The costliest stretch occurred during a five-day period (May 18-23) which saw damage incurred in parts of the Midwest, Plains, Rockies, Mid-Atlantic and the Northeast, including the major metropolitan areas of Chicago, IL and Denver, CO.

According to Impact Forecasting’s report, baseball-sized hail and straight-line winds gusting in excess of 70 mph (110 kph) were recorded that severely affected residential, commercial and auto interests. Total economic losses were estimated at $2.5 billion, with insurers reporting losses minimally at $1.5 billion.

Meanwhile, the combination of excessive heat, extreme drought conditions, low relative humidity and gusty winds led to dozens of wildfires across parts of the Texas Panhandle and Southern California, leaving two dead.

Overall fire costs/damages from the two states approached $100 million, according to Impact Forecasting.

In Texas the most significant fire was in Hutchinson Country, where at least 225 homes and 143 unoccupied structures were damaged or destroyed.

In California, at least 14 fires were ignited in the greater San Diego metropolitan region, including the Poinsettia Fire that destroyed eight homes, an 18-unit condominium complex, and two commercial buildings.

The report adds that through the end of May, tornado activity in the U.S. remained in the bottom 25th percentile of all years dating to the early 1950s.

Check out I.I.I. facts and statistics on thunderstorms.

Economic Impact of April Thunderstorms

If you haven’t read it already, the April edition of the Global Catastrophe Recap Report by Aon Benfield’s Impact Forecasting puts some numbers around the thunderstorm events that devastated parts of the United States last month.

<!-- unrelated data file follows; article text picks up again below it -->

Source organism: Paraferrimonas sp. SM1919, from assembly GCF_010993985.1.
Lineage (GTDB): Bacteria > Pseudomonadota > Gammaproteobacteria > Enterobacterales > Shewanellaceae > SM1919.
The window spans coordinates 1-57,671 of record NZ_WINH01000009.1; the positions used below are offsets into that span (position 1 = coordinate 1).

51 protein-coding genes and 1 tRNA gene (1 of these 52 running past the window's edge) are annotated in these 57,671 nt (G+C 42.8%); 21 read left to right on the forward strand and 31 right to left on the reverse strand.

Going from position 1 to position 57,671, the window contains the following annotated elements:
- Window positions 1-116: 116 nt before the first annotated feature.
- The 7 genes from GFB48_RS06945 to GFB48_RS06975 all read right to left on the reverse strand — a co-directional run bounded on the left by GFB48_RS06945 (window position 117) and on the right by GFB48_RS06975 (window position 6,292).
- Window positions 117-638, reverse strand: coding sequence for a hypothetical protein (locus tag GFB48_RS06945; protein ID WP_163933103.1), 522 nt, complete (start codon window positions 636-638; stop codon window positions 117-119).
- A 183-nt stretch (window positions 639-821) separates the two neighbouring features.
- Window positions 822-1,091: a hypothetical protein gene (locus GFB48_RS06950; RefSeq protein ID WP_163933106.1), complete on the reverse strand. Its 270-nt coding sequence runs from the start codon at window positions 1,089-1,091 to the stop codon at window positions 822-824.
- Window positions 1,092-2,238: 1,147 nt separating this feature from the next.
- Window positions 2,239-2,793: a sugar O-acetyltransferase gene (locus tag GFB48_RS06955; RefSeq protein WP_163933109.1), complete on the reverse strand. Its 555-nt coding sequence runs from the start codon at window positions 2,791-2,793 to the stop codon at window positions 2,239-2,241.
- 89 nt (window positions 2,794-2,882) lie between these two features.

According to the report, severe weather and flash flooding that caused extensive damage across more than 20 states in April will likely be the first billion-dollar economic loss event of 2014 attributed to convective thunderstorms.

At least 39 people were killed and 250 injured amid nearly 70 confirmed tornado touch-downs, which occurred across more than 20 states in the Plains, Mississippi Valley, Southeast, Midwest, and Mid-Atlantic.

Economic losses are set to exceed $1 billion, with insured losses minimally in the hundreds of millions of dollars, Impact Forecasting reports.

Another U.S. severe weather outbreak in April led to major damage in parts of the Plains, Midwest and the Mississippi Valley. The most significant damage was due to hail, as hailstones the size of softballs struck the Denton, Texas metro region.

Total economic losses were estimated at $950 million, with insured losses in excess of $650 million, according to the report.

In a press release Adama Podlaha, head of Impact Forecasting, says:

The recent outbreaks of tornadoes, large hail and damaging straight-line winds in the United States have emphasized the importance of historical data analysis for insurers and reinsurers when trying to forecast future losses.†

If you’re wondering how many convective thunderstorm events made the list of significant natural catastrophes in 2013, take a look at this slide from a presentation made by I.I.I. president Dr. Robert Hartwig at the National Tornado Summit in February.

It shows that thunderstorms accounted for  six of the  nine significant natural catastrophe events with $1 billion economic loss and/or 50 fatalities in 2013.